In the Byzantine Empire, a kleisoura (Greek: κλεισούρα, "enclosure, defile") was a term traditionally applied to a fortified mountain pass and the military district protecting it. By the late 7th century, it came to be applied to more extensive frontier districts, distinct from the larger themata, chiefly along the Empire's eastern border with the Caliphate along the line of the Taurus-Anti-Taurus mountains (in the West, only Strymon was in its early days termed a kleisoura). A kleisoura or kleisourarchia was an autonomous command, under a kleisourarches (Greek: κλεισουράρχης). Eventually, most kleisourai were raised to full themata, and the term fell out of use after the 10th century (in late Byzantine times, droungos had a similar meaning). Its Islamic counterpart in Cilicia and Mesopotamia was the al-thughūr.


The mesazōn (Greek: μεσάζων "intermediary") was a high dignitary and official during the last centuries of the Byzantine Empire, who acted as the chief minister and principal aide of the Byzantine emperor.

New Learning

In the history of ideas the New Learning in Europe is the Renaissance humanism, developed in the later fifteenth century. Newly retrieved classical texts sparked philological study of a refined and classical Latin style in prose and poetry.

The term came to refer to other trends, one being the new formulation of the relationship between the Church and the individual arising from the Protestant Revolution. Contemporaries noticed this: Thomas Howard, 3rd Duke of Norfolk lamented "It was merry in England afore the new learning came up", in relation to reading the Bible.An earlier 'new learning' had a similar cause, two centuries earlier. In that case it was new texts of Aristotle that were discovered, with a major impact on scholasticism. A later phase of the New Learning of the Renaissance concerned the beginnings of modern scientific thought. Here Francis Bacon is pointed to as an important reference point and catalyst.


Oktōēchos (here transcribed "Octoechos"; Greek: ὁ Ὀκτώηχος Greek pronunciation: [okˈtóixos]; from ὀκτώ "eight" and ἦχος "sound, mode" called echos; Slavonic: Осмогласие, Osmoglasie from о́смь "eight" and гласъ, Glagolitic: ⰳⰾⰰⱄⱏ, "voice, sound") is the eight-mode system used for the composition of religious chant in Byzantine, Syriac, Armenian, Georgian, Latin and Slavic churches since the Middle Ages. In a modified form the octoechos is still regarded as the foundation of the tradition of monodic chant in the Byzantine Rite today.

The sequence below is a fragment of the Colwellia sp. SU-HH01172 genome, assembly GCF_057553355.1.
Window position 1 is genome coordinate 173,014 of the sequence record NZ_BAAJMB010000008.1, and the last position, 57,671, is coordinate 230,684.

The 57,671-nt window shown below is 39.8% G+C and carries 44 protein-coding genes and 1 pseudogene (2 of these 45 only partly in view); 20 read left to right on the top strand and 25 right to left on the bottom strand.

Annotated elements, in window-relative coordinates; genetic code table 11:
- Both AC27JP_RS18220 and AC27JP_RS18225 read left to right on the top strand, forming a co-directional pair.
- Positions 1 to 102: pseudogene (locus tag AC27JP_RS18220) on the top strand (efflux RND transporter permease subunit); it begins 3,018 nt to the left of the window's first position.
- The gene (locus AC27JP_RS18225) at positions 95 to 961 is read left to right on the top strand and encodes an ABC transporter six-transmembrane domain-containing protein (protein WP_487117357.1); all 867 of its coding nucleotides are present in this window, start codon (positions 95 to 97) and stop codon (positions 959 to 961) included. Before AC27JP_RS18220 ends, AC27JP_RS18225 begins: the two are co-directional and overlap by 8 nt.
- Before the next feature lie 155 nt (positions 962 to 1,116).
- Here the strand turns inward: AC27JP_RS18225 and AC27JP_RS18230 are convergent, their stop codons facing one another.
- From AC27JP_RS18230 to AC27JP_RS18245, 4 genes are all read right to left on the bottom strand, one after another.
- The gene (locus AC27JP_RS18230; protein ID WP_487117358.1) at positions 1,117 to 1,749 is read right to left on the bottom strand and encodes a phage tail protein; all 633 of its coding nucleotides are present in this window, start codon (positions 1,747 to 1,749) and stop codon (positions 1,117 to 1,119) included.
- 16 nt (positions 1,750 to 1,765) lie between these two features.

Palace of Blachernae

The Palace of Blachernae (Greek: τὸ ἐν Βλαχέρναις Παλάτιον) was an imperial Byzantine residence in the suburb of Blachernae, located in the northwestern section of Constantinople (modern Istanbul, Turkey). The area of the palace is now mostly overbuilt, and only literary sources are available as to its description.


The Paramonai (Greek: Παραμοναί) were an obscure Byzantine guard regiment of the Palaiologan period.

The name derives from the Greek verb παραμένω, meaning "to stand near something". Unlike other major guard units in the Palaiologan army like the Varangian Guard, the regiment of the Paramonai was a native Byzantine formation, although little else is known about it. Its existence is safely attested in the literary sources only for the period from 1272 until 1315.They are still mentioned by the mid-14th century writer Pseudo-Kodinos, however, who records that the regiment had two divisions, one on foot and the other on horse, each commanded by an allagator, and that all the soldiers were armed with swords. The veracity of Kodinos's account is impossible to ascertain.


A sakellarios (Greek: σακελλάριος) is an official entrusted with administrative and financial duties (cf. sakellē or sakellion, "purse, treasury"). The title was used in the Byzantine Empire with varying functions, and remains in use in the Eastern Orthodox Church.


Scholarius (Σχολάριος), Scholares (Σχολάρης) or Scholaris may be:

Greek scholars in the Renaissance

the title of a medieval scholar in general

a member of the Scholae Palatinae military unit

the epithet of Gennadius Scholarius

the epithet of Niketas Scholares


The vestiarion (Greek: βεστιάριον, from Latin: vestiarium, "wardrobe"), sometimes with the adjectives basilikon ("imperial") or mega ("great"), was one of the major fiscal departments of the Byzantine bureaucracy. In English, it is often known as the department of the Public Wardrobe. Originating from the late Roman palace office of the sacrum vestiarium, it became an independent department in the 7th century under a chartoularios. By the late Byzantine period, it had become the state's sole treasury department. The public vestiarion must not be confused with the Byzantine emperor's private wardrobe, the oikeiakon vestiarion, which was headed by the prōtovestiarios.